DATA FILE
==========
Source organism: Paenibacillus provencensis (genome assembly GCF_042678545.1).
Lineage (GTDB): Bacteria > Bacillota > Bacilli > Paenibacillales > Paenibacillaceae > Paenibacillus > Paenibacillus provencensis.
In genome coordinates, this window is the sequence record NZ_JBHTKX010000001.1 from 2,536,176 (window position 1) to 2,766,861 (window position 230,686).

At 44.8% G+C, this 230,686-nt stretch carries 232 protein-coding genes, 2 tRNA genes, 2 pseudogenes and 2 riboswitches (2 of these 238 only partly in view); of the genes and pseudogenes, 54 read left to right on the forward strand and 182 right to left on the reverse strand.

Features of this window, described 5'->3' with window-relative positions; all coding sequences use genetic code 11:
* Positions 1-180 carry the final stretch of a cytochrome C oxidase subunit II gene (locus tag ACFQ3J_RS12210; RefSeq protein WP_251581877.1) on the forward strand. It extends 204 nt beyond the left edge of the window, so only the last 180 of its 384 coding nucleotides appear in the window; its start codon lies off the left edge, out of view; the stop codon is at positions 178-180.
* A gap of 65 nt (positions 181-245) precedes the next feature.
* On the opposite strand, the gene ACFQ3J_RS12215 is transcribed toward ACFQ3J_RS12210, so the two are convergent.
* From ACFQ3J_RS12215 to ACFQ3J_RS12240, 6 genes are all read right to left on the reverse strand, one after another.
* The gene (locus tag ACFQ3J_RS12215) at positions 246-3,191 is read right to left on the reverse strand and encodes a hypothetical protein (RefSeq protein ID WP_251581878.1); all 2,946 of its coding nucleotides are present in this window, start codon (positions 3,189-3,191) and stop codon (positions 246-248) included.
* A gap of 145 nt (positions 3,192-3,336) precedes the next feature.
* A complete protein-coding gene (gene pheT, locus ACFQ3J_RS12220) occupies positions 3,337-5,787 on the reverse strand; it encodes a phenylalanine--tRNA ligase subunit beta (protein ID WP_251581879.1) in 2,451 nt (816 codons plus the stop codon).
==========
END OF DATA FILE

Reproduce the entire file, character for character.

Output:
Source organism: Paenibacillus provencensis (genome assembly GCF_042678545.1).
Lineage (GTDB): Bacteria > Bacillota > Bacilli > Paenibacillales > Paenibacillaceae > Paenibacillus > Paenibacillus provencensis.
In genome coordinates, this window is the sequence record NZ_JBHTKX010000001.1 from 2,536,176 (window position 1) to 2,766,861 (window position 230,686).

At 44.8% G+C, this 230,686-nt stretch carries 232 protein-coding genes, 2 tRNA genes, 2 pseudogenes and 2 riboswitches (2 of these 238 only partly in view); of the genes and pseudogenes, 54 read left to right on the forward strand and 182 right to left on the reverse strand.

Features of this window, described 5'->3' with window-relative positions; all coding sequences use genetic code 11:
* Positions 1-180 carry the final stretch of a cytochrome C oxidase subunit II gene (locus tag ACFQ3J_RS12210; RefSeq protein WP_251581877.1) on the forward strand. It extends 204 nt beyond the left edge of the window, so only the last 180 of its 384 coding nucleotides appear in the window; its start codon lies off the left edge, out of view; the stop codon is at positions 178-180.
* A gap of 65 nt (positions 181-245) precedes the next feature.
* On the opposite strand, the gene ACFQ3J_RS12215 is transcribed toward ACFQ3J_RS12210, so the two are convergent.
* From ACFQ3J_RS12215 to ACFQ3J_RS12240, 6 genes are all read right to left on the reverse strand, one after another.
* The gene (locus tag ACFQ3J_RS12215) at positions 246-3,191 is read right to left on the reverse strand and encodes a hypothetical protein (RefSeq protein ID WP_251581878.1); all 2,946 of its coding nucleotides are present in this window, start codon (positions 3,189-3,191) and stop codon (positions 246-248) included.
* A gap of 145 nt (positions 3,192-3,336) precedes the next feature.
* A complete protein-coding gene (gene pheT, locus ACFQ3J_RS12220) occupies positions 3,337-5,787 on the reverse strand; it encodes a phenylalanine--tRNA ligase subunit beta (protein ID WP_251581879.1) in 2,451 nt (816 codons plus the stop codon).